From Wikipedia: Ripple Rock is an underwater mountain that had two peaks (9 feet and 21 feet below the surface) in the Seymour Narrows of the Discovery Passage in British Columbia, Canada, a part of the marine trade route from Vancouver and coastal points north. The nearest town is Campbell River. Only 2.7 metres (9 feet) underwater at low tide, it was a marine hazard in what the explorer George Vancouver described as “one of the vilest stretches of water in the world.” The hazard was not only hitting the rock but also big, dangerous eddies caused by tidal currents round the rock. Ships using the strait preferred to wait until slack tide. Its top was removed by a planned explosion on 5 April 1958. This is a National Historic Event in Canada. The Ripple Rock explosion was seen throughout Canada, live on CBC Television. It was one of the first live coast-to-coast television broadcasts of an event in Canada.

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The removal of the top of this mountain in April of 1958 is still the largest non-nuclear explosion to-date. Port McNeill, otherwise known as “The Gateway to the Broughton Archipelago,” lies 80 nm north of Seymour Narrows. North Island Marina offers moorage for yachts up to 285 feet and is known as the best northern moorage facility south of Alaska for provisioning and crew exchange. Direct flights both to Seattle and Vancouver are available from the marina. The marina offers free courtesy shuttles to and from Port Hardy Airport to assist with crew exchange. The quaint community has its own version of entertainment and hospitality, acting as a central hub for all of North Vancouver Island.

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Luxury can be found a short helicopter flight away at Nimmo Bay Wilderness Resort. It is one of the world’s premiere wilderness resorts, A shuttle picks you up from the marina to fly you to the lodge. Nimmo Bay offers ultimate coastal cuisine and heli-adventure experience, accessing over 50,000 square miles of the Great Bear Rainforest. As the Pacific Ocean’s currents flow around the tip of Vancouver Island and through Queen Charlotte Strait, they flow into the Broughton Archipelago, bringing salmon and an abundance of aquatic wildlife. Queen Charlotte Strait bottlenecks near Port McNeill into Johnstone Strait and Robson Bite, bringing with it a confluence of whales—orca, humpback, grey, and fin. This salmon run also brings out sea lions, porpoise, harbor seals, and many pacific white-side dolphins. In certain areas of the inlets, you can see grizzlies, black bears, and elk. Private tours and guides can be arranged, which will enhance your viewing experience and help you find the best spots to catch a salmon or two.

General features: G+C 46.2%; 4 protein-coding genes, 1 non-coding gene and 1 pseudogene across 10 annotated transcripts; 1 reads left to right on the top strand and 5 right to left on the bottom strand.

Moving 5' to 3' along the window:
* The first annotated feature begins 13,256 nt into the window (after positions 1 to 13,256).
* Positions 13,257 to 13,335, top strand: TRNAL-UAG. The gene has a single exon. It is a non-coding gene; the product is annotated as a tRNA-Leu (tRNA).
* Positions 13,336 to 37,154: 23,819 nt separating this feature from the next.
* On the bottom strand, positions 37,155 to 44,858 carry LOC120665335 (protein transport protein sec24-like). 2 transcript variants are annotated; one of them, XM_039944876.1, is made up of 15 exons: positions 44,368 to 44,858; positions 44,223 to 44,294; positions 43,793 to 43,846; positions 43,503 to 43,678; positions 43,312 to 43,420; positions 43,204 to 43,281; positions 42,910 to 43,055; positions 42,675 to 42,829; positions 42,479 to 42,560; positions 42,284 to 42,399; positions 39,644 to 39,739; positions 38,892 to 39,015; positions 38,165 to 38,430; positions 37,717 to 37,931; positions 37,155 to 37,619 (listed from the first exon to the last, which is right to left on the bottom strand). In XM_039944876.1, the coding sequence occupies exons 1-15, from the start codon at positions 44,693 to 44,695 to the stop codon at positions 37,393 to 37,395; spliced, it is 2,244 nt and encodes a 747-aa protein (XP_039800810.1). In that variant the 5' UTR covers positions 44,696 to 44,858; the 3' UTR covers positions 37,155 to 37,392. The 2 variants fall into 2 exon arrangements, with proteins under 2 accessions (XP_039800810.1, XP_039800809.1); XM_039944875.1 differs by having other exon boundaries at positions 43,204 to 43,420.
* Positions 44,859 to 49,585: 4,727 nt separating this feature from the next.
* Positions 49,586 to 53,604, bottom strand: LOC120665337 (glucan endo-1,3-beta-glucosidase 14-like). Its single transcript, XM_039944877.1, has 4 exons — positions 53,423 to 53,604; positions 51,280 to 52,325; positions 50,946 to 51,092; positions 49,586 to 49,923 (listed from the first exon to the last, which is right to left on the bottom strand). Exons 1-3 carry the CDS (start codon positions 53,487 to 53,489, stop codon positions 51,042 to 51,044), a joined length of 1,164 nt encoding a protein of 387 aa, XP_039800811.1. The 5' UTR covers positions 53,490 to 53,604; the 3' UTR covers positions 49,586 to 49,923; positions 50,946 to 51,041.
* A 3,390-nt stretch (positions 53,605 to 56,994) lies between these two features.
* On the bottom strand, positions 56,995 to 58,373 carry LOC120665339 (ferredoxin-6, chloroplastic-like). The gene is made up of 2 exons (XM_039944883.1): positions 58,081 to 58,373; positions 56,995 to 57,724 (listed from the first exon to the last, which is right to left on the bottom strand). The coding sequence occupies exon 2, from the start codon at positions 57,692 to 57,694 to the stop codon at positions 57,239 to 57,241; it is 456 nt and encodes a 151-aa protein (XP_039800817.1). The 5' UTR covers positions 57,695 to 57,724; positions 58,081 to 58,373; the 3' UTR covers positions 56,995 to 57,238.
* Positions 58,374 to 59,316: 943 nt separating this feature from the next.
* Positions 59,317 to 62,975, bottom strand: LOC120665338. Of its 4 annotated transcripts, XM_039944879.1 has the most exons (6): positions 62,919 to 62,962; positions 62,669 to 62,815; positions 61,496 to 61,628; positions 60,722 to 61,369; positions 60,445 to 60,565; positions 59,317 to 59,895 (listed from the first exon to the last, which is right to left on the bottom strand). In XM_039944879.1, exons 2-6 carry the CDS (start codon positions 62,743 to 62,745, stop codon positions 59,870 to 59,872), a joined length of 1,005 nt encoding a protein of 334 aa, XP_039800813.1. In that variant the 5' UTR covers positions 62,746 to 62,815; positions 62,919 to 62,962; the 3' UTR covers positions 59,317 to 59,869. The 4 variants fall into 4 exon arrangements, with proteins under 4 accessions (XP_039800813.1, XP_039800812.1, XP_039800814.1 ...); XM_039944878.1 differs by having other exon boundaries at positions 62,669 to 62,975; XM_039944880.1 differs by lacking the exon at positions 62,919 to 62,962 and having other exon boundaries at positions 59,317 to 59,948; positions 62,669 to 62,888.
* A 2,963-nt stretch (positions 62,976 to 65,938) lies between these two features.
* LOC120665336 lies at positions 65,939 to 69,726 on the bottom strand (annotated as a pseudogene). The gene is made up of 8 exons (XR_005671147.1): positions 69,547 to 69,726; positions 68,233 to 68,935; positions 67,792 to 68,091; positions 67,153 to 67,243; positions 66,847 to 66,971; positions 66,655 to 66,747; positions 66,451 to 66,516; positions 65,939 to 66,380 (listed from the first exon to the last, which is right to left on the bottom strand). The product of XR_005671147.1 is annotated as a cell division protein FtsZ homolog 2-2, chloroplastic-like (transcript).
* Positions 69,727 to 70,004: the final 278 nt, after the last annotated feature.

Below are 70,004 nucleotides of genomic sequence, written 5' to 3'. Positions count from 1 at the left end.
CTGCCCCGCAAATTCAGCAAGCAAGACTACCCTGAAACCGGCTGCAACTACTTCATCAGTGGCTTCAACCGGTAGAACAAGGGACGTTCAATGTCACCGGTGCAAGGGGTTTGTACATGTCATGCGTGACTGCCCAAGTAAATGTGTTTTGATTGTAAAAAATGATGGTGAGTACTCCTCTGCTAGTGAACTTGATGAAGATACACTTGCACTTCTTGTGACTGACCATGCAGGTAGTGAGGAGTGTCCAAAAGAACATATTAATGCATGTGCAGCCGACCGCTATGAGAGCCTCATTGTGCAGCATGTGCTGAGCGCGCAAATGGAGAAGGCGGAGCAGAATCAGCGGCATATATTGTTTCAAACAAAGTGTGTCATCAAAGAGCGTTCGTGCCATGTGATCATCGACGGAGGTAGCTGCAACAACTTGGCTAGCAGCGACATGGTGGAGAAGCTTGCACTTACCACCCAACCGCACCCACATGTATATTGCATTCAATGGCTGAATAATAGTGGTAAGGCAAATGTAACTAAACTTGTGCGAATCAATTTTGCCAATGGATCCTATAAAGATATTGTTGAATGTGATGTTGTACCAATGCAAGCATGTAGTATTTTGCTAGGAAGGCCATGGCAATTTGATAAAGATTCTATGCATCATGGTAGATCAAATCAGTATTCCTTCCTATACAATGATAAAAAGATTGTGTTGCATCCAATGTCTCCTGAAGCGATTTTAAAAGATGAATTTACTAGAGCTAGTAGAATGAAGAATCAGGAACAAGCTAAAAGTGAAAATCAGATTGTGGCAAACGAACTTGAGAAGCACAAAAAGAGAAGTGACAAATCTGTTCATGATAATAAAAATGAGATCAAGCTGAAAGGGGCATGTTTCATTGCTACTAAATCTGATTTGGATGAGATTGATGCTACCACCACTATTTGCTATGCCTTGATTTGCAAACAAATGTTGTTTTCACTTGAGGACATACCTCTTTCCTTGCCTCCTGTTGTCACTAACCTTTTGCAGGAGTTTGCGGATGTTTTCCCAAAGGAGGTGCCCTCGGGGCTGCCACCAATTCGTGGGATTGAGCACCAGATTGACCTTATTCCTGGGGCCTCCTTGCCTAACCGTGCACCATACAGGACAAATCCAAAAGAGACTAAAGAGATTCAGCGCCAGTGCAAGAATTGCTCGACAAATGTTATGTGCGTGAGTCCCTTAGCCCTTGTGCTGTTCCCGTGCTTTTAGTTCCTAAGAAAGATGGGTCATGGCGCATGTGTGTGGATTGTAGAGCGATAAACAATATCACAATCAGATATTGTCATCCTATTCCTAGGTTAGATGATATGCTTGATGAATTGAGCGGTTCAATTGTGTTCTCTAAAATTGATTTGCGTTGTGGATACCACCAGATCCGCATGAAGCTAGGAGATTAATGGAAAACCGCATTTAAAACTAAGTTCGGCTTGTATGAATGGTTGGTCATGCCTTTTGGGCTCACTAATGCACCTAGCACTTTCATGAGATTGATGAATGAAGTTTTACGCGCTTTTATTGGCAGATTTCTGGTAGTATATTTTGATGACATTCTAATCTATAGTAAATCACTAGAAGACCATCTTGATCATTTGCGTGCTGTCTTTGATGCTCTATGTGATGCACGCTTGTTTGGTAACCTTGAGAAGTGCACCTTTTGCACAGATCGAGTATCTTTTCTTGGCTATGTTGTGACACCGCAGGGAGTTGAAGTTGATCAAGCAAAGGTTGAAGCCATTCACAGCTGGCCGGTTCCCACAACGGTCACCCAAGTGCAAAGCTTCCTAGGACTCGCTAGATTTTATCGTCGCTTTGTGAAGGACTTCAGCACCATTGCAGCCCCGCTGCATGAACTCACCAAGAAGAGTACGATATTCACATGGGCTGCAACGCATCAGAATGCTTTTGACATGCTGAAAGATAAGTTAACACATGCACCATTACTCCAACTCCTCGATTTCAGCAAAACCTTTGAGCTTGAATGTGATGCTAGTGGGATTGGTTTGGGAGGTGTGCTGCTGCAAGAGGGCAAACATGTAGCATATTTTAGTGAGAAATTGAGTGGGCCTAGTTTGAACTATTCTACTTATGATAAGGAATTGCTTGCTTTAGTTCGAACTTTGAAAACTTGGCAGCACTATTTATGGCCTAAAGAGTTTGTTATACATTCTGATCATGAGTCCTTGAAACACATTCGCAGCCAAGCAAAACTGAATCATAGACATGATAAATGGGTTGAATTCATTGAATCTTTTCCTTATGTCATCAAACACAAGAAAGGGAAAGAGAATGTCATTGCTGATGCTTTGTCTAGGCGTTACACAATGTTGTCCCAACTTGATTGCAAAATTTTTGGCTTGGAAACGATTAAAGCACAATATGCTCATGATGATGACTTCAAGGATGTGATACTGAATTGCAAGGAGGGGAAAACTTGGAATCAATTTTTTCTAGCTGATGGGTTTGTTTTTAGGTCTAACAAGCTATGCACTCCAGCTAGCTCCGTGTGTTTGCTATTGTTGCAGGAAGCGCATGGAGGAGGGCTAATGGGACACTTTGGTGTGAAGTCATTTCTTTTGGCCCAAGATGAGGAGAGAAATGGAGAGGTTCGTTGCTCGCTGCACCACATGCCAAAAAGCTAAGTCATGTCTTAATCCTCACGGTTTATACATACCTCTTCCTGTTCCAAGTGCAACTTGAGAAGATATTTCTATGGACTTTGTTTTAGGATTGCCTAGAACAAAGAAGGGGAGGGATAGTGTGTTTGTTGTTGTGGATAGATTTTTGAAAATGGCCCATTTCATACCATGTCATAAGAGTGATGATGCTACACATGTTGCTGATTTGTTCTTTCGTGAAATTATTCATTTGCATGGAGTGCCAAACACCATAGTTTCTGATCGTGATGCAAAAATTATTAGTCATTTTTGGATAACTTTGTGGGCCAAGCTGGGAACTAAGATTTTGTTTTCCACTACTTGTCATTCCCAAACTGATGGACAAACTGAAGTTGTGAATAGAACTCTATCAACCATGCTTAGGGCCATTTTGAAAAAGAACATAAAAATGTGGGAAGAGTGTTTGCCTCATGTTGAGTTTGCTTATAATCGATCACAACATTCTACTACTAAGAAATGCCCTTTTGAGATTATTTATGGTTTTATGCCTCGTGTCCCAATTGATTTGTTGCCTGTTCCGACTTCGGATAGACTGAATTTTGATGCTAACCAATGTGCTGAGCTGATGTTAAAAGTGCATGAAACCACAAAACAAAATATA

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Leaving Port McNeill and crossing Queen Charlotte Strait can easily be done by leaving first thing in the morning. With predominantly afternoon northwesterly winds during the summer, the 75 nm to Safety Cove is simple enough. Safety Cove, used by Capt. George Vancouver for refuge before heading south over the Strait in 1792, is on the southeast tip of Calvert Island. Calvert Island was first discovered in 1788 by Captain Charles Duncan while fur trading with Heiltsuk and Wuikinuxv First Nations tribes. Calvert Island is home to large runs of salmon and cod, as well as over 100 different species of bird—eagles, kingfishers, loons, cormorants, and sandpipers among them. The island is as historic as it is beautiful. Findings of three pairs of footprints—two adults and a child—were recently carbon dated at over 13,000 years old. Pruth Bay, located 15 nm north of Safety Cove, is the best anchorage on the island. Take your tendor ashore to spend an afternoon hiking the pristine sandy beaches on the western side.

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Fifty miles north of Pruth Bay lies Shearwater on Denny Island. The Shearwater Marina offers moorage for yachts up to 250 feet and vast local knowledge and guides to help you enjoy the local wildlife. These adventurous wildlife tours include the Kermode (Spirit) Bear, salmon fishing, as well as enjoying one of three local hot springs.

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From Shearwater, you will travel north inn the Princess Royal Channel 107 miles to Hartley Bay before continuing up Grenville Channel through Prince Rupert, on your way to Wrangell, Alaska. Wrangell, 365 miles north of Shearwate, is in the middle of the Tongast National Forest, which houses one of the highest densities of brown and black bear in the world. Alaska’s Rainforest Islands are also home to over 400 species of terrestrial and marine wildlife.

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Juneau, north of Laconte Bay, is a rather unusual capitol city: There are no roads connecting it to any other part of Alaska or North America, making it only accessible by yacht, ferry, or via direct flights. From Juneau, it is 118 miles to Glacier Bay, first proclaimed a U.S. National Monument in 1925. Glacier Bay encompasses a large area consisting of a National Park and Preserve that covers over 3.2 million acres. The body of water itself covers over 1,300 square miles of pristine Alaska, rich in both history and beauty, encompassing the U.S. gold rush history during the 1890s after Alaska was purchased from Russia in 1867.

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The remote beauty of The Pacific Northwest, complemented by unique luxury, hospitality, and yacht support, makes this area an exciting destination for yachts of all types. Sporting the perfect combination of ocean, mountains, streams, and forests, together with abundant wildlife and laid-back people, the Pacific Northwest is waiting with open arms to help check another item off your bucket list.